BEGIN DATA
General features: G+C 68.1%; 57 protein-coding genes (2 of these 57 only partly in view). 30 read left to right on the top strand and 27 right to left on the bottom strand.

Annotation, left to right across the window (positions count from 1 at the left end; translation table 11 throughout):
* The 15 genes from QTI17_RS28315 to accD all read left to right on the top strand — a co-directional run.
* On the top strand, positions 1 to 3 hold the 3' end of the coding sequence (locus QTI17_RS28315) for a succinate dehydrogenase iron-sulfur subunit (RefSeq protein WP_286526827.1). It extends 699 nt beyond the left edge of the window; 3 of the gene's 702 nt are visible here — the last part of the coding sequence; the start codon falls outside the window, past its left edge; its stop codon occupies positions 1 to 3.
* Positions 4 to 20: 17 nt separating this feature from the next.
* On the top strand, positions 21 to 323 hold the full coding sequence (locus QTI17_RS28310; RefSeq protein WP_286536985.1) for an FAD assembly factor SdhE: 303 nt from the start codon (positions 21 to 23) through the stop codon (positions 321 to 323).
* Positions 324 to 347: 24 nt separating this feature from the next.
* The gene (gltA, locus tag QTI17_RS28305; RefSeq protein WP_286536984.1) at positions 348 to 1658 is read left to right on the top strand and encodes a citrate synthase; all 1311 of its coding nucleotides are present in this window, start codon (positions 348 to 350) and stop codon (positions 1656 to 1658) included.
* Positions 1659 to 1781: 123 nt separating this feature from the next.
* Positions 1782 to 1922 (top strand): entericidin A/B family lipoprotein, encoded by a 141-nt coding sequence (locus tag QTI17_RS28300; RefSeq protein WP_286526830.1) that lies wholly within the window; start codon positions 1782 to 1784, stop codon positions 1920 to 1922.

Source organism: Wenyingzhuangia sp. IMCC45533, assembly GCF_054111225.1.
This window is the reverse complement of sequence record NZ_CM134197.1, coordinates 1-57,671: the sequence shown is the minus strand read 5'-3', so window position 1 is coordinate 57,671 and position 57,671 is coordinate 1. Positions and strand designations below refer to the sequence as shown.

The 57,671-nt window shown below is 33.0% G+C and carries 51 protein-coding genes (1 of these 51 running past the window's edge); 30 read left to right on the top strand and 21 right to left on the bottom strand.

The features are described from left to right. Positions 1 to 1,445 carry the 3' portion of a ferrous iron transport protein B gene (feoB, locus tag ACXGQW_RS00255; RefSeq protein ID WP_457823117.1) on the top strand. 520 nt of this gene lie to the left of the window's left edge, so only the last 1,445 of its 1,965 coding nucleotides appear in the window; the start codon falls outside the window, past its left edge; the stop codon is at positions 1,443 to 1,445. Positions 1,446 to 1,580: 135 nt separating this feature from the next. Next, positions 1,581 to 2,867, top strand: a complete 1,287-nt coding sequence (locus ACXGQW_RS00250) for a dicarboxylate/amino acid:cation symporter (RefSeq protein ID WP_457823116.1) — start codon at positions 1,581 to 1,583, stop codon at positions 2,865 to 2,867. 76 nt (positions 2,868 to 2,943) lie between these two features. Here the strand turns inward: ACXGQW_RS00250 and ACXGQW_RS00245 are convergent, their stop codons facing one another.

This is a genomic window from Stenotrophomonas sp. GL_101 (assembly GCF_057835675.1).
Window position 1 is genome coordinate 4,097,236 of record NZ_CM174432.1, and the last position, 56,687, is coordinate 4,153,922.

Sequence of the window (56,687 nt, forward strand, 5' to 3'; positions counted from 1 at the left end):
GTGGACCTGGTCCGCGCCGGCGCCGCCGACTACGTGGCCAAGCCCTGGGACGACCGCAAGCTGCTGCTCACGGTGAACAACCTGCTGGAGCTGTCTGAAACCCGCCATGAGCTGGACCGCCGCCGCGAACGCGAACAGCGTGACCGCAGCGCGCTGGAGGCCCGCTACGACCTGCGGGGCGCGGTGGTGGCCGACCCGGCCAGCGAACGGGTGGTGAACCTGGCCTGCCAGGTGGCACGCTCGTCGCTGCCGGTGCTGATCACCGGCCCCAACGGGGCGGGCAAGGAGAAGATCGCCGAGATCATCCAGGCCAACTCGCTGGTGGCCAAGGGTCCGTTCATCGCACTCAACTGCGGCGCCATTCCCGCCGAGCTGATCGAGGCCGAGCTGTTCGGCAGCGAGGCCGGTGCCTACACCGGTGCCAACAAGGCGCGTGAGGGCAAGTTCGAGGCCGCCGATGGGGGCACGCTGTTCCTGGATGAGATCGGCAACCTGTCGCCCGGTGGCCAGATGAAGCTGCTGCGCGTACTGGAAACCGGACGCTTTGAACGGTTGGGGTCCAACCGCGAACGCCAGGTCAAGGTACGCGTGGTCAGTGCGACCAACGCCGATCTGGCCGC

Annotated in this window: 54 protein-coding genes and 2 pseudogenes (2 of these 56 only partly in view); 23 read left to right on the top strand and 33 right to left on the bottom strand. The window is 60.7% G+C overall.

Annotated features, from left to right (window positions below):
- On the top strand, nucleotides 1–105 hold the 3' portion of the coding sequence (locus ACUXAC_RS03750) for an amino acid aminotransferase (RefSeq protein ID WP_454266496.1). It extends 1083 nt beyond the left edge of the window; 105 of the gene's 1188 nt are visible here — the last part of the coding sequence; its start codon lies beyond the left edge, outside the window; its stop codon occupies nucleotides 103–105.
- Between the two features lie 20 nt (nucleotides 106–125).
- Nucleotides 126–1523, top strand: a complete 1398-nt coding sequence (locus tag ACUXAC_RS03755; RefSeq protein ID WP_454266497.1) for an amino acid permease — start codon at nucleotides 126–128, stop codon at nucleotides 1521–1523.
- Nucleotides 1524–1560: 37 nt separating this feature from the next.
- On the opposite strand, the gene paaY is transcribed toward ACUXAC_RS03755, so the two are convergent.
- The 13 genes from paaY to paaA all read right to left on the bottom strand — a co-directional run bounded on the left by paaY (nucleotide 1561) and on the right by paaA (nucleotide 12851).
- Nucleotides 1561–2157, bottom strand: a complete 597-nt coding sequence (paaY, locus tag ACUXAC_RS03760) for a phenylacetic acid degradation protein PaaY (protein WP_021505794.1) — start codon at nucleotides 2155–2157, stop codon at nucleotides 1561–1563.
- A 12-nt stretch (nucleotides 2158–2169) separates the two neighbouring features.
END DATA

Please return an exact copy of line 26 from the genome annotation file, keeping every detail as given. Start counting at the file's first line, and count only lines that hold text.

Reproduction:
- The 13 genes from paaY to paaA all read right to left on the bottom strand — a co-directional run bounded on the left by paaY (nucleotide 1561) and on the right by paaA (nucleotide 12851).